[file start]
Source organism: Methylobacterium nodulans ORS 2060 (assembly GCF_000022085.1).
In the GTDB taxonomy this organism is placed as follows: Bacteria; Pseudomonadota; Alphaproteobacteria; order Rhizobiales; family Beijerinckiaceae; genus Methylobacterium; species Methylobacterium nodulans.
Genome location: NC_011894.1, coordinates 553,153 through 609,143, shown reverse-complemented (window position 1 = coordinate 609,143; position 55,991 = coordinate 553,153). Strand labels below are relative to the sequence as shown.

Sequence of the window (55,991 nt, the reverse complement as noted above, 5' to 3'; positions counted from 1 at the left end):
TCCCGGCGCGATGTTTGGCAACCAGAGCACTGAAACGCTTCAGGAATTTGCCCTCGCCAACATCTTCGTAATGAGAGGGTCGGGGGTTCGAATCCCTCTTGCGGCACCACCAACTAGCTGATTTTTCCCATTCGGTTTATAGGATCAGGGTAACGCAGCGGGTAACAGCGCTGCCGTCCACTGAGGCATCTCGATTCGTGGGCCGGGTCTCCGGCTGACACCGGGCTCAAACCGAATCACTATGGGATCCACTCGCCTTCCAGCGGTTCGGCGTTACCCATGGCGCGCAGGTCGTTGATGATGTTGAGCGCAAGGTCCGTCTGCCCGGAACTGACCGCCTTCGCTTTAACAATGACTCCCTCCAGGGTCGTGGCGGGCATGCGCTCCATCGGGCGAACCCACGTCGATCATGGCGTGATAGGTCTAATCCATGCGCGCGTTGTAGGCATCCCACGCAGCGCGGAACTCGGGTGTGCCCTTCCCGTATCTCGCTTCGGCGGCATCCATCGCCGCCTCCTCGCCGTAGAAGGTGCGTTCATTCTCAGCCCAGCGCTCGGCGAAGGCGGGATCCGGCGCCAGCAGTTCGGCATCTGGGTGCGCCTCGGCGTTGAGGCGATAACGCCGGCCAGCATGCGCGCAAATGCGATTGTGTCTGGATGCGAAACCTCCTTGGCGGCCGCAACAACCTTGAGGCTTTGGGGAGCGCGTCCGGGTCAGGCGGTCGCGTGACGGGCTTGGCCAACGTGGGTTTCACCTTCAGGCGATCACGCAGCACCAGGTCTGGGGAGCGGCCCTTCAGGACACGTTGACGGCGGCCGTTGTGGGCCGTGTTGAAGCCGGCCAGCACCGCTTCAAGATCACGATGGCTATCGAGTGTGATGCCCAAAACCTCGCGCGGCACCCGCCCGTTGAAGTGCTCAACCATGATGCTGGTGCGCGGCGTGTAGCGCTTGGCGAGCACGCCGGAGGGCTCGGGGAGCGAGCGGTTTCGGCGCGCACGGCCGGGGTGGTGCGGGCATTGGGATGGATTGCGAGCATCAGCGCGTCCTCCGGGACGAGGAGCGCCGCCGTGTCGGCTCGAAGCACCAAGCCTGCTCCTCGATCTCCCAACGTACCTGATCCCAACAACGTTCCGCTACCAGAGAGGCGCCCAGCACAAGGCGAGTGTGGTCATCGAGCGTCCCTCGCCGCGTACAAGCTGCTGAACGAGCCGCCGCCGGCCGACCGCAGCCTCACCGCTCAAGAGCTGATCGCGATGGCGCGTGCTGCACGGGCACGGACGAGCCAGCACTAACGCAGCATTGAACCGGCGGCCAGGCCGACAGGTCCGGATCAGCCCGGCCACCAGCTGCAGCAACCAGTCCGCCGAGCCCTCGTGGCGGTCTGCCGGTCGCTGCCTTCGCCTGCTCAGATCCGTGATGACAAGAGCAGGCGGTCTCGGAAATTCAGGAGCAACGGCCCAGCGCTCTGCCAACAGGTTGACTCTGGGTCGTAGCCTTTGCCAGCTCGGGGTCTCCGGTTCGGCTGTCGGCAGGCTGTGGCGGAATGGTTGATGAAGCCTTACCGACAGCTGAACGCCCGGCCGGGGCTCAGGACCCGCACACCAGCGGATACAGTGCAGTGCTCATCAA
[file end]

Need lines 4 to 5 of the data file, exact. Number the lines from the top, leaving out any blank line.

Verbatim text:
Sequence of the window (55,991 nt, the reverse complement as noted above, 5' to 3'; positions counted from 1 at the left end):
TCCCGGCGCGATGTTTGGCAACCAGAGCACTGAAACGCTTCAGGAATTTGCCCTCGCCAACATCTTCGTAATGAGAGGGTCGGGGGTTCGAATCCCTCTTGCGGCACCACCAACTAGCTGATTTTTCCCATTCGGTTTATAGGATCAGGGTAACGCAGCGGGTAACAGCGCTGCCGTCCACTGAGGCATCTCGATTCGTGGGCCGGGTCTCCGGCTGACACCGGGCTCAAACCGAATCACTATGGGATCCACTCGCCTTCCAGCGGTTCGGCGTTACCCATGGCGCGCAGGTCGTTGATGATGTTGAGCGCAAGGTCCGTCTGCCCGGAACTGACCGCCTTCGCTTTAACAATGACTCCCTCCAGGGTCGTGGCGGGCATGCGCTCCATCGGGCGAACCCACGTCGATCATGGCGTGATAGGTCTAATCCATGCGCGCGTTGTAGGCATCCCACGCAGCGCGGAACTCGGGTGTGCCCTTCCCGTATCTCGCTTCGGCGGCATCCATCGCCGCCTCCTCGCCGTAGAAGGTGCGTTCATTCTCAGCCCAGCGCTCGGCGAAGGCGGGATCCGGCGCCAGCAGTTCGGCATCTGGGTGCGCCTCGGCGTTGAGGCGATAACGCCGGCCAGCATGCGCGCAAATGCGATTGTGTCTGGATGCGAAACCTCCTTGGCGGCCGCAACAACCTTGAGGCTTTGGGGAGCGCGTCCGGGTCAGGCGGTCGCGTGACGGGCTTGGCCAACGTGGGTTTCACCTTCAGGCGATCACGCAGCACCAGGTCTGGGGAGCGGCCCTTCAGGACACGTTGACGGCGGCCGTTGTGGGCCGTGTTGAAGCCGGCCAGCACCGCTTCAAGATCACGATGGCTATCGAGTGTGATGCCCAAAACCTCGCGCGGCACCCGCCCGTTGAAGTGCTCAACCATGATGCTGGTGCGCGGCGTGTAGCGCTTGGCGAGCACGCCGGAGGGCTCGGGGAGCGAGCGGTTTCGGCGCGCACGGCCGGGGTGGTGCGGGCATTGGGATGGATTGCGAGCATCAGCGCGTCCTCCGGGACGAGGAGCGCCGCCGTGTCGGCTCGAAGCACCAAGCCTGCTCCTCGATCTCCCAACGTACCTGATCCCAACAACGTTCCGCTACCAGAGAGGCGCCCAGCACAAGGCGAGTGTGGTCATCGAGCGTCCCTCGCCGCGTACAAGCTGCTGAACGAGCCGCCGCCGGCCGACCGCAGCCTCACCGCTCAAGAGCTGATCGCGATGGCGCGTGCTGCACGGGCACGGACGAGCCAGCACTAACGCAGCATTGAACCGGCGGCCAGGCCGACAGGTCCGGATCAGCCCGGCCACCAGCTGCAGCAACCAGTCCGCCGAGCCCTCGTGGCGGTCTGCCGGTCGCTGCCTTCGCCTGCTCAGATCCGTGATGACAAGAGCAGGCGGTCTCGGAAATTCAGGAGCAACGGCCCAGCGCTCTGCCAACAGGTTGACTCTGGGTCGTAGCCTTTGCCAGCTCGGGGTCTCCGGTTCGGCTGTCGGCAGGCTGTGGCGGAATGGTTGATGAAGCCTTACCGACAGCTGAACGCCCGGCCGGGGCTCAGGACCCGCACACCAGCGGATACAGTGCAGTGCTCATCAA